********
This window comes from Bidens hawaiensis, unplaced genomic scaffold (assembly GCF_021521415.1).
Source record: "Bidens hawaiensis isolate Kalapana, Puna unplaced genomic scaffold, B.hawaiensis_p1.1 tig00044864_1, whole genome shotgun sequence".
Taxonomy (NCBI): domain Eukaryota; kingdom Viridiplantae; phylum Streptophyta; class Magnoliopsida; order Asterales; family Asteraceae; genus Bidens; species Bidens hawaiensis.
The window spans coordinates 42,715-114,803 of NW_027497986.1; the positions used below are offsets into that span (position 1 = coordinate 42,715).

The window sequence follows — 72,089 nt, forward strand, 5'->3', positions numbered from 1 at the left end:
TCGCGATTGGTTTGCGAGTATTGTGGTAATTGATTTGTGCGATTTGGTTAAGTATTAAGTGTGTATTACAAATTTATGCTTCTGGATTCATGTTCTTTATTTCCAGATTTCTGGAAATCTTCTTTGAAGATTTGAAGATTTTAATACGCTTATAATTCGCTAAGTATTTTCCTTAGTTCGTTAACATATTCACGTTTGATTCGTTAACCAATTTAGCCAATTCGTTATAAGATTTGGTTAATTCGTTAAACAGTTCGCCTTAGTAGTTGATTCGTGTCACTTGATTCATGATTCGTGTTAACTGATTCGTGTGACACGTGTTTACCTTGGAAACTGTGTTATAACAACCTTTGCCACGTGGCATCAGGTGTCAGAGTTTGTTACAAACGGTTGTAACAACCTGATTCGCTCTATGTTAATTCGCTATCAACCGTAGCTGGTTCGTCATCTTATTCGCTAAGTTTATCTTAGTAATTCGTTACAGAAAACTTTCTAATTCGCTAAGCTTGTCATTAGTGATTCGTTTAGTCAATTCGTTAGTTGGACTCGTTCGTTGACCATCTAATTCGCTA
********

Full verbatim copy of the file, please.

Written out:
This window comes from Bidens hawaiensis, unplaced genomic scaffold (assembly GCF_021521415.1).
Source record: "Bidens hawaiensis isolate Kalapana, Puna unplaced genomic scaffold, B.hawaiensis_p1.1 tig00044864_1, whole genome shotgun sequence".
Taxonomy (NCBI): domain Eukaryota; kingdom Viridiplantae; phylum Streptophyta; class Magnoliopsida; order Asterales; family Asteraceae; genus Bidens; species Bidens hawaiensis.
The window spans coordinates 42,715-114,803 of NW_027497986.1; the positions used below are offsets into that span (position 1 = coordinate 42,715).

The window sequence follows — 72,089 nt, forward strand, 5'->3', positions numbered from 1 at the left end:
TCGCGATTGGTTTGCGAGTATTGTGGTAATTGATTTGTGCGATTTGGTTAAGTATTAAGTGTGTATTACAAATTTATGCTTCTGGATTCATGTTCTTTATTTCCAGATTTCTGGAAATCTTCTTTGAAGATTTGAAGATTTTAATACGCTTATAATTCGCTAAGTATTTTCCTTAGTTCGTTAACATATTCACGTTTGATTCGTTAACCAATTTAGCCAATTCGTTATAAGATTTGGTTAATTCGTTAAACAGTTCGCCTTAGTAGTTGATTCGTGTCACTTGATTCATGATTCGTGTTAACTGATTCGTGTGACACGTGTTTACCTTGGAAACTGTGTTATAACAACCTTTGCCACGTGGCATCAGGTGTCAGAGTTTGTTACAAACGGTTGTAACAACCTGATTCGCTCTATGTTAATTCGCTATCAACCGTAGCTGGTTCGTCATCTTATTCGCTAAGTTTATCTTAGTAATTCGTTACAGAAAACTTTCTAATTCGCTAAGCTTGTCATTAGTGATTCGTTTAGTCAATTCGTTAGTTGGACTCGTTCGTTGACCATCTAATTCGCTA